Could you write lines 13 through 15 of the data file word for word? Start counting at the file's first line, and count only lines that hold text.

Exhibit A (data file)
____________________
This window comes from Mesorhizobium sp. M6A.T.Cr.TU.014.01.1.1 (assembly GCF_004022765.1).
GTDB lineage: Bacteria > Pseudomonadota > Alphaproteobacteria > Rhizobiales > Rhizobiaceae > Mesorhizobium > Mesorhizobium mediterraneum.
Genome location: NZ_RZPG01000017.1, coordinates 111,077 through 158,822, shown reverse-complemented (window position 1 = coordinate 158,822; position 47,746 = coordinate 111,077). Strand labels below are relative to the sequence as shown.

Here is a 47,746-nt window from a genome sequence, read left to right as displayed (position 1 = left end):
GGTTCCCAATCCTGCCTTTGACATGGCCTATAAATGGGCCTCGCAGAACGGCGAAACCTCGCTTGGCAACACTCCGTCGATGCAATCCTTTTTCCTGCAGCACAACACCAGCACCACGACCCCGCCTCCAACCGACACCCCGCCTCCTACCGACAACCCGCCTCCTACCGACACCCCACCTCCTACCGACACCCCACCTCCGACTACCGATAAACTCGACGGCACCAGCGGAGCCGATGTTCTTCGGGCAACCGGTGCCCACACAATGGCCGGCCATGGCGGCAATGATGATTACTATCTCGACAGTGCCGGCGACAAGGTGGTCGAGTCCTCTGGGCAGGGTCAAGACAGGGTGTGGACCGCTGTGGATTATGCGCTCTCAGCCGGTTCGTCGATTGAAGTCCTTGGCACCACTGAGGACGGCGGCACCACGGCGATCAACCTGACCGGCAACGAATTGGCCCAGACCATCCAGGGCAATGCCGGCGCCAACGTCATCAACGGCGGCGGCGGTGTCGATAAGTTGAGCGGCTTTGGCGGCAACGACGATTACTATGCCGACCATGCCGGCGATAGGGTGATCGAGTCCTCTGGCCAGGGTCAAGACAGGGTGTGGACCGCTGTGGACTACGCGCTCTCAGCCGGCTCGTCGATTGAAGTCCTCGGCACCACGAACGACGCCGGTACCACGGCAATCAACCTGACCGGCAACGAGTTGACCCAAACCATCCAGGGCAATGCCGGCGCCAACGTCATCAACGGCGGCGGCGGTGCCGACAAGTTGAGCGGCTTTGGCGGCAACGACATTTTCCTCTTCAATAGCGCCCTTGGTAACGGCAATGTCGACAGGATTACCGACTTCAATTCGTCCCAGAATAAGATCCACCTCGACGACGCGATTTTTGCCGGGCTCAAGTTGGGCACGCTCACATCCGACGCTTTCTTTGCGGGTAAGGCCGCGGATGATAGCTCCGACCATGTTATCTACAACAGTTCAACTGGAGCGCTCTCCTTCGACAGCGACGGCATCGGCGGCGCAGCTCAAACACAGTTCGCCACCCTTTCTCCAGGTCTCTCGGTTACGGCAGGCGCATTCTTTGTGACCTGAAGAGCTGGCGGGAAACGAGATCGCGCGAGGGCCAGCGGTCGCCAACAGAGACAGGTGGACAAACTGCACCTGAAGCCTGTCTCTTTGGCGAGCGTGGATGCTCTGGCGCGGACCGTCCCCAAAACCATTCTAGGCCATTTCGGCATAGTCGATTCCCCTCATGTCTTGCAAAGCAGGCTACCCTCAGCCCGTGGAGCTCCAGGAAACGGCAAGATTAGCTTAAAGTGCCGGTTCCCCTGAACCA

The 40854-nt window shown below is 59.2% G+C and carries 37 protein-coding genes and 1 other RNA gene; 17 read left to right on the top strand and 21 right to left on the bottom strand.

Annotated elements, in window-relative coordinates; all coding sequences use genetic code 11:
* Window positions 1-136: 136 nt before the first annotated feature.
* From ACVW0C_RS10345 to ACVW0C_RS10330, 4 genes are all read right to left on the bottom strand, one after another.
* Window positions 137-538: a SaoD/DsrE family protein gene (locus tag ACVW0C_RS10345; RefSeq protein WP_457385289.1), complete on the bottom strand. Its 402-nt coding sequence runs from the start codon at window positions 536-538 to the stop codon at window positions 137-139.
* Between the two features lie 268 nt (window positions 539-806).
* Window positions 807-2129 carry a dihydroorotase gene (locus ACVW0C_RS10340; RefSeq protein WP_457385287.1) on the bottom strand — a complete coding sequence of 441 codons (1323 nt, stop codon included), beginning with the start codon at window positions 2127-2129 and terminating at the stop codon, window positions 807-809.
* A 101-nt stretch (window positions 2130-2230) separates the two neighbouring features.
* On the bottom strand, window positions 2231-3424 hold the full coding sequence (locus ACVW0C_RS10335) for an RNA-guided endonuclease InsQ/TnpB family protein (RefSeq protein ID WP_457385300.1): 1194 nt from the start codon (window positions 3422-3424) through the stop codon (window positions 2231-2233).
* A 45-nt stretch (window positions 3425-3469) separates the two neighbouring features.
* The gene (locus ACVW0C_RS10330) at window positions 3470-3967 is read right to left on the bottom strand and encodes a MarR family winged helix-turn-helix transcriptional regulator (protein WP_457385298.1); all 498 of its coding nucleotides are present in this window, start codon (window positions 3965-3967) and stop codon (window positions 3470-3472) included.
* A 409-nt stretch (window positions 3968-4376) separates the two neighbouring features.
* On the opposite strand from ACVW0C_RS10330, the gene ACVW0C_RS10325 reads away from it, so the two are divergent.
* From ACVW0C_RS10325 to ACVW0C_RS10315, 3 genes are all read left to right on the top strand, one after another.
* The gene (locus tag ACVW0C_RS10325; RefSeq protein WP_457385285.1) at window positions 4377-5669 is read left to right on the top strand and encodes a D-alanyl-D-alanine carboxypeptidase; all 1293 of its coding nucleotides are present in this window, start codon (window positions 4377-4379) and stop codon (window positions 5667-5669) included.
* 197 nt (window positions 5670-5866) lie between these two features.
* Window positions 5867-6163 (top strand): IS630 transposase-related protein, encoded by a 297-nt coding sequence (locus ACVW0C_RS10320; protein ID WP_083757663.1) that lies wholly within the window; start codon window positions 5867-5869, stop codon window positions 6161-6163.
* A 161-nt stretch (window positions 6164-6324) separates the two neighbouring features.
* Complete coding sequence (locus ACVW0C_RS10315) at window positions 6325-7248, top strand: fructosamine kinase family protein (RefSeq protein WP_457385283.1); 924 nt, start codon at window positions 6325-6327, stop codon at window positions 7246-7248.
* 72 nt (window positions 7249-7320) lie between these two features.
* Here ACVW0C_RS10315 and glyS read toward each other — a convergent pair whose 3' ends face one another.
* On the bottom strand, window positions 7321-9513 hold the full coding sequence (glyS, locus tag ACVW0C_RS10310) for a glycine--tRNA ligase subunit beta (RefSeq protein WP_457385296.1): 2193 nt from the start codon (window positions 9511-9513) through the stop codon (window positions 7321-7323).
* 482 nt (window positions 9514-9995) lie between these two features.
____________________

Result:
* A 101-nt stretch (window positions 2130-2230) separates the two neighbouring features.
* On the bottom strand, window positions 2231-3424 hold the full coding sequence (locus ACVW0C_RS10335) for an RNA-guided endonuclease InsQ/TnpB family protein (RefSeq protein ID WP_457385300.1): 1194 nt from the start codon (window positions 3422-3424) through the stop codon (window positions 2231-2233).
* A 45-nt stretch (window positions 3425-3469) separates the two neighbouring features.